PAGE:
Forum Role: Participant
Active Since: August 4, 2015
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Replies Created: 2

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  • Steven
    Participant
    sstadler
    1.  I need a lot of practice of course!  But it looks much better than I thought it would, YaY!  The feeling of looking at the small details and trying to capture them in the drawing is fun, interesting, and frustrating all at the same time.  How do I make it look like that?  is the frustrating part, but I have confidence that I will learn how to improve that in this course.  It is really fun to see how much better this looks than I thought it would. 2.  I had recently watched the bird identification courses for size and shape, and colors and patterns, and there were some clues in those courses that helped me get some of the proportions better, which I would have struggled with so much more before.  For example, the distance from the back of the eye to the front of the head compared to the length of the bill or beak.  Is it a bill or a beak??  Hmmm.  Maybe it's a bill on a duck and a beak on everything else?  Something to look for in the course.
    in reply to: Jump Right in! #741850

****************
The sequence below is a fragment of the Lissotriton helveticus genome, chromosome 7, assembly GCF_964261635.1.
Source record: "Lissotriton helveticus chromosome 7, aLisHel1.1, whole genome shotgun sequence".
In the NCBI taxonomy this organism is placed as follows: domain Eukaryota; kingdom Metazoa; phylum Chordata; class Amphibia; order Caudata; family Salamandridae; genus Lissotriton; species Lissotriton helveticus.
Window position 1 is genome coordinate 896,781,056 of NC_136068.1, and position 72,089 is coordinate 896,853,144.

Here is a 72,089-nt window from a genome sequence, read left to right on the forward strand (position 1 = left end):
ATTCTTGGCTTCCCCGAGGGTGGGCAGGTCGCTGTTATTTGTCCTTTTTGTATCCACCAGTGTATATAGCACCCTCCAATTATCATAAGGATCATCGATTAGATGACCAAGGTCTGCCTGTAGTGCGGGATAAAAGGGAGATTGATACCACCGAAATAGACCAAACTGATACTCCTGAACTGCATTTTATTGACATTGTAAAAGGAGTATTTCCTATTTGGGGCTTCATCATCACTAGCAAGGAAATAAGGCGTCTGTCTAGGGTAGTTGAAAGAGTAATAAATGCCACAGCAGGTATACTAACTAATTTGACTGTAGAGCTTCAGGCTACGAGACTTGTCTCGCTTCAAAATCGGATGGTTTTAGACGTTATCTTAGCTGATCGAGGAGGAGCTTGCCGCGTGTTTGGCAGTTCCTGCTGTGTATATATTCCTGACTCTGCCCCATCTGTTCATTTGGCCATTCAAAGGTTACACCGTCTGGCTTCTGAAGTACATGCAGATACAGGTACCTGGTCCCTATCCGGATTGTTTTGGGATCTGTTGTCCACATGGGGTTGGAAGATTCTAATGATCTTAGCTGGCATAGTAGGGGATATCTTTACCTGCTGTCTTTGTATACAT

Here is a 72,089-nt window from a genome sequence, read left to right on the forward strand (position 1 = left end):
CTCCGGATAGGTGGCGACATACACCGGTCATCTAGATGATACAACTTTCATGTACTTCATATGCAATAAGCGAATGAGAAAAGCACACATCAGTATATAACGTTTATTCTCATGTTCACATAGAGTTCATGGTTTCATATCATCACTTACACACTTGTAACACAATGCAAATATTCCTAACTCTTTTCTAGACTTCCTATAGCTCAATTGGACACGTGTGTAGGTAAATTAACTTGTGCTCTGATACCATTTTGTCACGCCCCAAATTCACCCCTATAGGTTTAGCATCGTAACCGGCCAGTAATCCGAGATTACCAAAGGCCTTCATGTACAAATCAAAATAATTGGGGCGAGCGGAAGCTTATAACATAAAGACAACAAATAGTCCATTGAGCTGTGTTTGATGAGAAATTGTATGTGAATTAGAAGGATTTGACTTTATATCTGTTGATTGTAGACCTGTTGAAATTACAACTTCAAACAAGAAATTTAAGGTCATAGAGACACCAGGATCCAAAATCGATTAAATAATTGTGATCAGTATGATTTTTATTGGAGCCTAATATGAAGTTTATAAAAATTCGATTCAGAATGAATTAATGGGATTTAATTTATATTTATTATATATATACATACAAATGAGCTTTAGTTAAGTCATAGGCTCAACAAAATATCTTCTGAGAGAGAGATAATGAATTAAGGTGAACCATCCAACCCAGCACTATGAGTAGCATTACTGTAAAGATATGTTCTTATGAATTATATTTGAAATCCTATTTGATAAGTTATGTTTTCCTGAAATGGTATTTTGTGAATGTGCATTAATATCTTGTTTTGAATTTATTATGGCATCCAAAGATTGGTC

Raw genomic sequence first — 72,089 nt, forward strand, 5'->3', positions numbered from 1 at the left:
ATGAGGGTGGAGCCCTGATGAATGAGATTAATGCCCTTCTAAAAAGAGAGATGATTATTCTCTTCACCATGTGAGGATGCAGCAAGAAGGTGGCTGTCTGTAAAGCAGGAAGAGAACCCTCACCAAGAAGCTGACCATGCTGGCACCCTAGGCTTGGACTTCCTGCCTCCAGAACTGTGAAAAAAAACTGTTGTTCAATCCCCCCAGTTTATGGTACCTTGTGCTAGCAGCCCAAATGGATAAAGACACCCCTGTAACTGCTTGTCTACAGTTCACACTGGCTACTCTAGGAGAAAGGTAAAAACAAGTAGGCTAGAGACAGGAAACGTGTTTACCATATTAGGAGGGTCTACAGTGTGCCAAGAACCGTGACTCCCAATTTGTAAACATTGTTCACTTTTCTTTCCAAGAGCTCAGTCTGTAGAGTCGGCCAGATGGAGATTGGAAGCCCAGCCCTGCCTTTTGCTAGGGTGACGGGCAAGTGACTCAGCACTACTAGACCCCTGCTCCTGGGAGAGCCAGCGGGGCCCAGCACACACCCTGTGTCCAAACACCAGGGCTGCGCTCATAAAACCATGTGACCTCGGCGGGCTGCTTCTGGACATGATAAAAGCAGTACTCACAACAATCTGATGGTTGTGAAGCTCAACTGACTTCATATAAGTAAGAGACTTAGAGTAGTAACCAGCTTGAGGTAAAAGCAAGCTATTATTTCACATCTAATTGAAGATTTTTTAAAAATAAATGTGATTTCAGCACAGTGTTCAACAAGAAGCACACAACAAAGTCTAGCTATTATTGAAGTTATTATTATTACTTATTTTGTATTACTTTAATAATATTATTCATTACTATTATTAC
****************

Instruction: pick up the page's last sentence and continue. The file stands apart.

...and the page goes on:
• Steven
    Participant
    sstadler
    1.  I'm an engineer, so most of my time is dominated by the left half of the brain thinking.  There is much creativity that comes with engineering, but it is mostly analytical.  I also enjoy nature photography.  I enjoy learning the behaviors of the subjects I want to photograph so I can get better photos.  I think this uses some more of the right side of the brain, but I still think of these situations analytically.  I started reading "Drawing on the Right Side of the Brain", but it didn't hold my interest.  Seeing how you draw nature in your journal looks fascinating to me.  I am interested in slowing down, experiencing the stillness of the mind, allow myself to quiet down and observe, and take the time to draw.  But, I don't know how to draw!!  I hope you can show me the way :-) 2.  I like the idea of no strict format, draw something in whatever space is there, add the date, time, weather, etc. and making notes to describe observations, thoughts, and feelings.  I like how the use of boxes with the drawings flowing out of them adds dimension to the sketch.  I also made a mental note about drawing as a means to remember the topics I am studying.  Many years ago I had signed up for the Home Study Course in Bird Biology, which I thought would help me be a better bird photographer, knowing more about bird behaviors and habitats and such.  I hadn't finished that one and have migrated over to the new course, Ornithology:  Comprehensive Bird Biology, and I'm thinking that drawing out what I am learning would be so helpful in remembering what I want to learn.  "Learning how to Learn" style. 3.  Capturing moments through photography is wonderful and fun, but doesn't require so much slowing down and writing down observations, thoughts, and feelings.  I'm sure I won't be leaving my photography gear at home, so I'll most likely capture a few photos, then attempt to sit down and take the time to draw and write.  Just thinking about doing this brings a feeling of relaxation throughout my body!  WoW!
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